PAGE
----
PLAINVILLE - The Plainville Campgrounds are hosting a one-woman quilt show by artist Arlene Merker, as well as a photography show Aug. 26 and 27 in an effort to reach out to the community.
The campgrounds, located at 320 Camp St., were once used by the Grand Army of the Republic and later became a religious retreat for the Methodist Church. Today, the tents have been built up into colorful homes, which Merker said are used by many artists and writers during the warm months. The art shows, which will be held from 9 a.m. to 5 p.m. both days, are intended to show the rest of Plainville what the area has to offer.
Merker, who lives in New York, has been coming to the campgrounds for many years.
“I had five friends here who have since passed away, but I love coming here for the community,” she said. “There are mostly writers here, but there are quite a few painters too.”
Merker has been quilting for 30 years, and she will be displaying 40 of her creations. Merker said all of her quilts are made from good quality cotton with good dye that does not wash out. She frequently works on multiple quilts at a time and recently finished one that she began 10 years ago. She keeps a graph notebook where she plans out her quilts in pen and tapes on small scrap pieces of each fabric that she plans to use.
“I like the rhythm of creating and sewing designs and patterns,” she said. “I love vibrant colors, especially blues and geometric patterns with a lot of contrast that really pop.”
Merker said that she used to travel frequently and was inspired by the geometric patterns she had seen at mosques in Istanbul. This will be her first solo show. In the past, she has shown her works at many larger shows and also creates quilts for family members. She has also made quilts for special causes.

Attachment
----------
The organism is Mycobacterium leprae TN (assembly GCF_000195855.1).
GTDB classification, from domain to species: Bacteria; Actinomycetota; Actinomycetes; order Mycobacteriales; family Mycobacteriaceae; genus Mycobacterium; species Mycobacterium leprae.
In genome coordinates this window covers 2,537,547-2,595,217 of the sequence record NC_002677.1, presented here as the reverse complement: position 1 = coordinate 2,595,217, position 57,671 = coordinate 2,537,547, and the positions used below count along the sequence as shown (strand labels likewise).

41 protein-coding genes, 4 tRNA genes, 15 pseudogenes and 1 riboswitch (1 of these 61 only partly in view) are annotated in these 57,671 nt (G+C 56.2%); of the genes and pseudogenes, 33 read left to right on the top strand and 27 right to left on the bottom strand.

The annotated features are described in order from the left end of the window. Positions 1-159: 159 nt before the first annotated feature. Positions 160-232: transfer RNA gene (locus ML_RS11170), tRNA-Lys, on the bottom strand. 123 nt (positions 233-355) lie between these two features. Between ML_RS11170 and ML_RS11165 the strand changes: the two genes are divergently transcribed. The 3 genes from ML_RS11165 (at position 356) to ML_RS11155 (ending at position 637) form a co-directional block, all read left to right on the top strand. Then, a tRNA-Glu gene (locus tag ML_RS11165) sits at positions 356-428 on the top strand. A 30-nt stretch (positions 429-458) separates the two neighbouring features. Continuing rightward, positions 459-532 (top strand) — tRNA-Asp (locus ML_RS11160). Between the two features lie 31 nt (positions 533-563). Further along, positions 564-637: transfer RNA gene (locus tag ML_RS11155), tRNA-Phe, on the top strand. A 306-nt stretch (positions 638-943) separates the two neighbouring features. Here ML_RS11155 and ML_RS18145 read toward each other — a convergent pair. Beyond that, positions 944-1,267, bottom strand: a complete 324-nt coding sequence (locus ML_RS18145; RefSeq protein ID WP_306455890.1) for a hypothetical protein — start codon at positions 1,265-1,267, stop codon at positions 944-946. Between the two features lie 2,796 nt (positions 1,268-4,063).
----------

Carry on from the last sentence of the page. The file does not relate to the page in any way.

“One quilt that will be in this show I made in memorial of children who died from AIDS at the height of the epidemic,” she said. “I made six quilts for the big quilt that they had in Washington D.C. [called The AIDS Memorial Quilt]. That exhibit traveled all over the country. I have also made quilts for women who had babies while in jail, Quilts of Valor for veterans and quilts for battered women in New York.”
Rich Bartholomew, who is on the board for the campgrounds, said that the 150th anniversary celebration of the campgrounds in 2015 was a “great success” in bringing in the community. He hopes that the art show will also accomplish that goal. Additionally, he plans to have a community tag sale in August and concerts on Labor Day.
“We are here, we are part of the community, and we would like them to know about us,” he said.
“At one time this place was a mystery,” said Merker. “People thought that we were a cult and my mother once thought that it was a colony of midgets because our houses are so small.”
Brian M. Johnson can be reached at 860-973-1806 or firstname.lastname@example.org.